Proofreading Service - Pain in the English
Proofreading Service - Pain in the English

Your Pain Is Our Pleasure

24-Hour Proofreading Service—We proofread your Google Docs or Microsoft Word files. We hate grammatical errors with passion. Learn More

Proofreading Service - Pain in the English
Proofreading Service - Pain in the English

Your Pain Is Our Pleasure

24-Hour Proofreading Service—We proofread your Google Docs or Microsoft Word files. We hate grammatical errors with passion. Learn More

Username

Skeeter Lewis

Member Since

March 16, 2012

Total number of comments

165

Total number of votes received

135

Bio

Latest Comments

troops vs soldiers

  • February 22, 2014, 6:03am

'Fortuitous' in the sense of 'accidental' was the usual meaning until the Seventies or Eighties in Britain and still is among the educated. But I never tell other people how to use the language. My rules are for myself. I permit myself to comment, however, on a site such as this.

troops vs soldiers

  • February 22, 2014, 3:37am

Porsche, I don't think my strictures about 'cohort' can be called an etymological fallacy since, as my research assistant Warsaw Will has pointed out, as recently as 1965 it was described as 'an American vulgarism'.

troops vs soldiers

  • February 22, 2014, 3:26am

Incidentally, Will, the social sciences have a lot to answer for linguistically.

troops vs soldiers

  • February 22, 2014, 3:20am

Decimated! Quite. An other one is 'fortuitous' which, some years ago, started to be misused for 'fortunate'. Originally, it meant 'accidental', pure and simple. A death could be 'fortuitous'. It didn't mean you were happy about it.
Some dictionaries cover their behinds nowadays by saying it means 'fortunately accidental', rather like 'serendipitous'.

troops vs soldiers

  • February 21, 2014, 2:01pm

It's true that some descriptivist dictionaries list the wrong use of cohort. But then, to misquote Mandy Rice Davies, they would, wouldn't they?

troops vs soldiers

  • February 19, 2014, 5:40pm

Another term that gets misused to mean a single person is 'cohort' which is a tenth of a legion or, more generally, any group of soldiers.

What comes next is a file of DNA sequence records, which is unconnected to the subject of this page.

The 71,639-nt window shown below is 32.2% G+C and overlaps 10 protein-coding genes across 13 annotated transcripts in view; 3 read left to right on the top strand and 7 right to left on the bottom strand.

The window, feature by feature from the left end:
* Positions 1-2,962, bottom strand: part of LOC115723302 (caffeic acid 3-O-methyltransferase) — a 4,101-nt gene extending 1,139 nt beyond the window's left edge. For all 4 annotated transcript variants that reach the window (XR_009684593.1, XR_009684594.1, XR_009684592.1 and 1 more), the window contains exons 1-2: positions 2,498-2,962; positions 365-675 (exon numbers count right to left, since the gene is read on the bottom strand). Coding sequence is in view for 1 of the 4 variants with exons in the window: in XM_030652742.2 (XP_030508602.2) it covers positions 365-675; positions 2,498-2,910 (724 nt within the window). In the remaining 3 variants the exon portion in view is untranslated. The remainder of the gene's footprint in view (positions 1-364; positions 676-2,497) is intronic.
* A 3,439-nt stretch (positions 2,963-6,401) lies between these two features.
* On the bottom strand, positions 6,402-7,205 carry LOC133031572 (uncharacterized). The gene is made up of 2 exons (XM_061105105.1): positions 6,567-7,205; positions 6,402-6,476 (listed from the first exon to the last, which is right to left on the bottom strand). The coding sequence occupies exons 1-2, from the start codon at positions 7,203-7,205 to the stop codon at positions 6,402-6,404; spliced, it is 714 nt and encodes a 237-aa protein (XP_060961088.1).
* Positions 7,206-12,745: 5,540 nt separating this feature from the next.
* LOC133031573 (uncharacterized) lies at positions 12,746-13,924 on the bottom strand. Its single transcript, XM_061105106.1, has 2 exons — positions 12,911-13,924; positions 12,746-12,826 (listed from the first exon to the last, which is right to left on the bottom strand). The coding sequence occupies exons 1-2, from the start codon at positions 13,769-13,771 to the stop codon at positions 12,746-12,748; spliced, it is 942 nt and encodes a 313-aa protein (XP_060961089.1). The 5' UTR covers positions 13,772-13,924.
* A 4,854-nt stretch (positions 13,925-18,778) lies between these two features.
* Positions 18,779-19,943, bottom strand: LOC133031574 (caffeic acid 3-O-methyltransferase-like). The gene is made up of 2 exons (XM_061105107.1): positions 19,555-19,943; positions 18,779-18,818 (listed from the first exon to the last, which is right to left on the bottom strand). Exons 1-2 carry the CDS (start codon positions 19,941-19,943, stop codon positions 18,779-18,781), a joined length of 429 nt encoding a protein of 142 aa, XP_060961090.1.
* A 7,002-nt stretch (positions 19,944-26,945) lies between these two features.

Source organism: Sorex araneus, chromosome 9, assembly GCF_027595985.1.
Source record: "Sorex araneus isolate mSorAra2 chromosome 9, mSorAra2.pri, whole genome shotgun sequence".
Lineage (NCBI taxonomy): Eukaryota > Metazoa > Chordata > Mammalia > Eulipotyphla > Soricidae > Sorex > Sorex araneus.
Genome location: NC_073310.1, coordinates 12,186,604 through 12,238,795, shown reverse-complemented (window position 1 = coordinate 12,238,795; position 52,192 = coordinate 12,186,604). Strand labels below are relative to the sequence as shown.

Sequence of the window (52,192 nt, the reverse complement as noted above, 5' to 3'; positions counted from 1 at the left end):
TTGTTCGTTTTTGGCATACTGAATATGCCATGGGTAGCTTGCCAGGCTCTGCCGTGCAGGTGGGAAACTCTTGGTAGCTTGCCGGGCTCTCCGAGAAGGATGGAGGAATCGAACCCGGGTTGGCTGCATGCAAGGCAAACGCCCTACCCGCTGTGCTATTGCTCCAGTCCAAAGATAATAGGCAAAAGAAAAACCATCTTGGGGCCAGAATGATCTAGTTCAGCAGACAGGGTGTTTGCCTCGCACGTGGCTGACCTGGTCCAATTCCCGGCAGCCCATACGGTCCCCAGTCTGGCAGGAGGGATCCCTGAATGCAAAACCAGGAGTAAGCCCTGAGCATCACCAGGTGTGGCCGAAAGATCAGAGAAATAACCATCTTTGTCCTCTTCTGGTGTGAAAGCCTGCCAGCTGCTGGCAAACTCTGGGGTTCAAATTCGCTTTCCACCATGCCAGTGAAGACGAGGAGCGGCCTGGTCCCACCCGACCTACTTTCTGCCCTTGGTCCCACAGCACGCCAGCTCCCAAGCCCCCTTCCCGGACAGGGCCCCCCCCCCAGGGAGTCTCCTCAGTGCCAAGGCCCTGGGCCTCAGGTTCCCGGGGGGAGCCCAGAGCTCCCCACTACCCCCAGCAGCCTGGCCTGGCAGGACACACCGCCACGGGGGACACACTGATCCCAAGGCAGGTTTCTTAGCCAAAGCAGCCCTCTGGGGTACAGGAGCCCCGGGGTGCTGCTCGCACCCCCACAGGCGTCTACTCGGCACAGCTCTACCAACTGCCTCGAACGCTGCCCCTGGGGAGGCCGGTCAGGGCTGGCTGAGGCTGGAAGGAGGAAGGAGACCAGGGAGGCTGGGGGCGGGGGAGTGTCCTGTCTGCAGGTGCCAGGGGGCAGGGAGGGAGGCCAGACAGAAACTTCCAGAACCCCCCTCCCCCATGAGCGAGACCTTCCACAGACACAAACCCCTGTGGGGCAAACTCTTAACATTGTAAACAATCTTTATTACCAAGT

Pronunciation of “gill”

  • January 30, 2014, 8:58am

Yes, I'm intrigued also as to why Stephen Fry is 'erstwhile'. Maybe he's had a sex change and become 'Stephanie'.

Pronunciation of “gill”

  • January 28, 2014, 4:40am

It's 'jill' for the English too.

Pronunciation of “often”

  • January 25, 2014, 10:56am

Will - I agree. There are all sorts of variations and changes in the development of language. What was 'fallacious' was the idea that words must be pronounced as spelled, with an emphasis on 'must'. Of course, sometimes pronunciation follows spelling and sometimes it doesn't.

Pronunciation of “often”

  • January 24, 2014, 7:24pm

The pronunciation awf'n is becoming old-fashioned and of'n or often is now usual. According to the OED the sounding of the t was not then recognized by the dictionaries. But that was before the speak-as-you-spell movement got under way, and as long ago as 1933 the SOED recorded that the sounding of the t was then frequent in the south of England . That would now be an understatement of its currency. The long-drawn-out joke in The Pirates of Penzance - 'When you said orphan did you mean a person who has lost his parents or often , frequently' - will soon be unintelligible to the audience.
Fowler's Modern English Usage. Second edition, revised by Gowers.

Fowler disliked the notion that words must be pronounced as spelled.

Questions

Medicine or Medication? October 27, 2012
What’s happening to the Passive? July 30, 2014
The 1900s June 11, 2015